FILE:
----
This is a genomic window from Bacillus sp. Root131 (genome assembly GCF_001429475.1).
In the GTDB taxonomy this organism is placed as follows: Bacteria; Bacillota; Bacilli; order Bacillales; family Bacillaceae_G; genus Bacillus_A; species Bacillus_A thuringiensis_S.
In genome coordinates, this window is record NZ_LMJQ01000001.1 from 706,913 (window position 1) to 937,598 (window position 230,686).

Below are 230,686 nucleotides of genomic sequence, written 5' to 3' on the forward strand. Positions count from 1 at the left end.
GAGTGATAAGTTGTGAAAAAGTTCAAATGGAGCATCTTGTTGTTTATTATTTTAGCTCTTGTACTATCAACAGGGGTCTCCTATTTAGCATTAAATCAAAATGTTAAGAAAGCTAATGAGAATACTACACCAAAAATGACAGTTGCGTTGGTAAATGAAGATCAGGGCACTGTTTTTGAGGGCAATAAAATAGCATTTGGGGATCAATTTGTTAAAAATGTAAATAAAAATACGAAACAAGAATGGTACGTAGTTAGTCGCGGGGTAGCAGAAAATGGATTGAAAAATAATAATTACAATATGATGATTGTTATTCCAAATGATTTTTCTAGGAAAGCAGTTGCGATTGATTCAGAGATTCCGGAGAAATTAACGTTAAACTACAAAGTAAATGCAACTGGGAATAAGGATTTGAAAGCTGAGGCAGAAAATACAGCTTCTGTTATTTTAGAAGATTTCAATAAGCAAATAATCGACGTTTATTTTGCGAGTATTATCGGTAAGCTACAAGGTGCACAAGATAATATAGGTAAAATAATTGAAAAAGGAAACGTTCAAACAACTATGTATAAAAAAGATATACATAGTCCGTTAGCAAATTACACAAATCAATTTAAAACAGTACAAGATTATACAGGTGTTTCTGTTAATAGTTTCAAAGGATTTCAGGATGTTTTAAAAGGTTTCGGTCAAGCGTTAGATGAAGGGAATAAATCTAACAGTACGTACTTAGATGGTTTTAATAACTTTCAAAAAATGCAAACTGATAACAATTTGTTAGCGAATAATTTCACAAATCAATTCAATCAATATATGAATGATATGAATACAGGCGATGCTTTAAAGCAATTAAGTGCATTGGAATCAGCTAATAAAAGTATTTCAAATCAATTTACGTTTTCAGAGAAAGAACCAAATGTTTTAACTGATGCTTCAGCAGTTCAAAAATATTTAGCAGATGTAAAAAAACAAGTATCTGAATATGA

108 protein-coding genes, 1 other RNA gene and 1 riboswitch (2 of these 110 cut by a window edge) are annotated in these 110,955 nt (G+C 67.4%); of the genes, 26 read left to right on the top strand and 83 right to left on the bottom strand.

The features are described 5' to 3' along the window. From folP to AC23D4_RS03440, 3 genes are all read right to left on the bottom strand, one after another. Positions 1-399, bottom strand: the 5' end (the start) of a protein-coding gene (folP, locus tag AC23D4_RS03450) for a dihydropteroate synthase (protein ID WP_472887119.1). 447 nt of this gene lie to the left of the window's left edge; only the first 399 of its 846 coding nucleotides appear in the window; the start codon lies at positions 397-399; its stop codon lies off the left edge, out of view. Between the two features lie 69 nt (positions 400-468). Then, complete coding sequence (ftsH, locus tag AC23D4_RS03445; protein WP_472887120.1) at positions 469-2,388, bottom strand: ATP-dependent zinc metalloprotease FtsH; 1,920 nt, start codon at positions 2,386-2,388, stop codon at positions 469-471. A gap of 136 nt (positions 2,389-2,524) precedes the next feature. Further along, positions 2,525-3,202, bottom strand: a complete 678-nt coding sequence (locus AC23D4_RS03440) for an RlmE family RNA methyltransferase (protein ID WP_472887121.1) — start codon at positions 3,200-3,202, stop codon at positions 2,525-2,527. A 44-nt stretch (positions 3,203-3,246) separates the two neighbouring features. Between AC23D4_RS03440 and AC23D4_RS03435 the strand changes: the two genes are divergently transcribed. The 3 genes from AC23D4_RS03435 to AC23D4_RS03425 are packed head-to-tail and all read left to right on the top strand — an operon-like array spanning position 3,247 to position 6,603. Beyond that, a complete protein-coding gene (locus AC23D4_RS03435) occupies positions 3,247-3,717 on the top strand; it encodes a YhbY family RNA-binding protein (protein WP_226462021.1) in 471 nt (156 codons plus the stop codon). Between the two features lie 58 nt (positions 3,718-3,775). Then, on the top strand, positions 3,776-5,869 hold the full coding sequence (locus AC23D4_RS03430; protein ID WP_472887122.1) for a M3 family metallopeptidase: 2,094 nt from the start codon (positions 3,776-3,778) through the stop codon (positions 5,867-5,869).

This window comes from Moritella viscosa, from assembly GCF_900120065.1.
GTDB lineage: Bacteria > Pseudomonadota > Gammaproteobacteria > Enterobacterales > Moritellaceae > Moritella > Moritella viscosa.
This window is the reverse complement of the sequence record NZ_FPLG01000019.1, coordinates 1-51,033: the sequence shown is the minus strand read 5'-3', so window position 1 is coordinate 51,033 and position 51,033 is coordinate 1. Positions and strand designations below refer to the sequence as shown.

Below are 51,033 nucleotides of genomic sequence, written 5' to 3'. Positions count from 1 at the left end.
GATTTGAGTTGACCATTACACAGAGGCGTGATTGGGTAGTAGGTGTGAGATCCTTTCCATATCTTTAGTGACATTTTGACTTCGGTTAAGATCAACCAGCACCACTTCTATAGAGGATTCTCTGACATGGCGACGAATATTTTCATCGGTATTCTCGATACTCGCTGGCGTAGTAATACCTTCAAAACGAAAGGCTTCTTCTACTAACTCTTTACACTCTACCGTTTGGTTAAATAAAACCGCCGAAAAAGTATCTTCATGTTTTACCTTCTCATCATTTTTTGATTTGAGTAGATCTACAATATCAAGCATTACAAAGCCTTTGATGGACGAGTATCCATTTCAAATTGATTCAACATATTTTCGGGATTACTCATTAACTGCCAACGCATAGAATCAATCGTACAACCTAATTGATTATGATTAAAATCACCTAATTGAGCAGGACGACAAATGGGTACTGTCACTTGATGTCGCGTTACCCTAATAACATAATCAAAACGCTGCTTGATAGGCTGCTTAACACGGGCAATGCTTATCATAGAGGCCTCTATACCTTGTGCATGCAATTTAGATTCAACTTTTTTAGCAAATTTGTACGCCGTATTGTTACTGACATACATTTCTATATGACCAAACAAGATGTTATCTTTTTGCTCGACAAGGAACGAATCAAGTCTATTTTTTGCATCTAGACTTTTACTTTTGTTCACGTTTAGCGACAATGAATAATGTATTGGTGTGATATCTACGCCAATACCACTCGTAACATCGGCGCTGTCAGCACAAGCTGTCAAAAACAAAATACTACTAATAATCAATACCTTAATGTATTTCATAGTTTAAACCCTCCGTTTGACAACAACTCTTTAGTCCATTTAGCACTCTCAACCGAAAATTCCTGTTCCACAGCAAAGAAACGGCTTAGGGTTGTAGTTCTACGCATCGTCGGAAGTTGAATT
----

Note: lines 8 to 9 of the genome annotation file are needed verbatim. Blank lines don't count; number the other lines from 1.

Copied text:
This window comes from Moritella viscosa, from assembly GCF_900120065.1.
GTDB lineage: Bacteria > Pseudomonadota > Gammaproteobacteria > Enterobacterales > Moritellaceae > Moritella > Moritella viscosa.